SustainUS is excited to announce the selection of the second class of Lead Now Fellows. From all over the US and from a myriad of backgrounds, the new class of Fellows are strengthening their leadership skills as they develop creative projects to advance sustainability in their communities. They will be supported by SustainUS through trainings, mentorship, and funding to extend their leadership and project development to new depths.
The 2015 Lead Now Fellows are an inspiring group of young people that are not only developing their own leadership capabilities, but creating positive and lasting change in their communities. From a website that gives people a platform o share their experiences with climate change, to developing curriculums for teaching school aged children about the environment, the Lead Now Fellows have a vision for change.
SustainUS's Agents of Change program has officially CLOSED its application period for the 59th Commission on the Status of Women. A HUGE thank you to the excellent candidates who applied, and to all who passed along the application or recommended potential applicants.
SustainUS is committed to supporting a diverse movement -- a diversity of people and voices, as well as a diversity of tactics.
Solving the hardest homework in the world: Universities need a climate change cheat sheet
“Is Earth fu**ed?” So asked a provocatively titled talk at the 2012 American Geophysical Union, one of the largest gatherings of climate scientists in the world. Frankly, I think the question was rather polite. This summer alone, we’ve learned that giant craters in the thawing Siberian tundra are leaking vast quantities of powerful heat-trapping methane gas into our atmosphere; that the West Antarctic ice sheet is now irrevocably collapsing, committing the world to at least 4 feet of sea level rise – enough to drown Bangladesh; that California is suffering its worst drought in recorded history, with 82% of the state in “extreme drought” and a declared State of Emergency; and that four years of unprecedented dryness helped catalyze the violence in Syria that exemplifies why the Pentagon ranks climate change as an issue of national security. Rather polite indeed.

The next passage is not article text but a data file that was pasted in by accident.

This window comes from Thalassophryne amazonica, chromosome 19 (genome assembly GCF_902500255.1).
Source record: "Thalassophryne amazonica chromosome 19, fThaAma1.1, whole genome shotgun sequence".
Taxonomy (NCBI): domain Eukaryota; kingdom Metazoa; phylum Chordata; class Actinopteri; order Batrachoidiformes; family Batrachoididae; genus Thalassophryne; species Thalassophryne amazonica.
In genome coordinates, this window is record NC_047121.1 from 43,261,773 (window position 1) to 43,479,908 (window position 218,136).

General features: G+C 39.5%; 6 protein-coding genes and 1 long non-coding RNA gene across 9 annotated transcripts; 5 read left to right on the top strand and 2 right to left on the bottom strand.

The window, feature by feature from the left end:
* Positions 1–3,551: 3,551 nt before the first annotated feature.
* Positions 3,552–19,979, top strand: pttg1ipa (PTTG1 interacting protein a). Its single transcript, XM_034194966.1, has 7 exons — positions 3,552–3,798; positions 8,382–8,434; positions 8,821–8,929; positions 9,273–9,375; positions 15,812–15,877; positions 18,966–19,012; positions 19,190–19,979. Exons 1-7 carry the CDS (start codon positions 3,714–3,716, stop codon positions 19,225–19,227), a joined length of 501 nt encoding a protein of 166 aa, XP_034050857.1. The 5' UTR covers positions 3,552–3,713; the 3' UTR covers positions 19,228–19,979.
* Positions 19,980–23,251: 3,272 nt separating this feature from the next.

We’ve probably all heard of the Five Stages of Climate Grief. It has its roots in the Five Stages of Grief, and refers to the emotional processing our society uses to cope with climate change.
First you are in denial. You deny that the earth is warming, you deny the severity of climate change, and you deny that current human activities could cause it.
Next, you become angry that corporations and government have allowed for and financed such reckless exploitation, creating climate chaos; or you are angry that environmentalists are demanding that people change their habits and give up their comforts for the polar bears.
Next, you bargain. We trade scientific fact for political gain, trade carbon credits for a few more years of uncontrolled burning, and trade our logical minds for a monopolized media that will tell us that the science isn’t that serious and we will all be ok.
We strive to demand climate justice for our generation and for those to come. We dream of a future where environmental, social, and economic sustainability go hand in hand, made true by emboldened citizens and leaders who grasp the urgency of the climate crisis, and who rise to meet the occasion. We believe in the creativity, fortitude, and power of people – especially youths – to recast the status quo and rewrite our future."
Through proactive research, outreach, and advocacy – balancing activism and policy engagement – we strive as a COP 20 youth delegation to:
MOTIVATE: Galvanize a sense of generational mission in youths by empowering young people worldwide to become actively engaged in addressing the climate crisis, so that we may serve as a catalyst for positive change.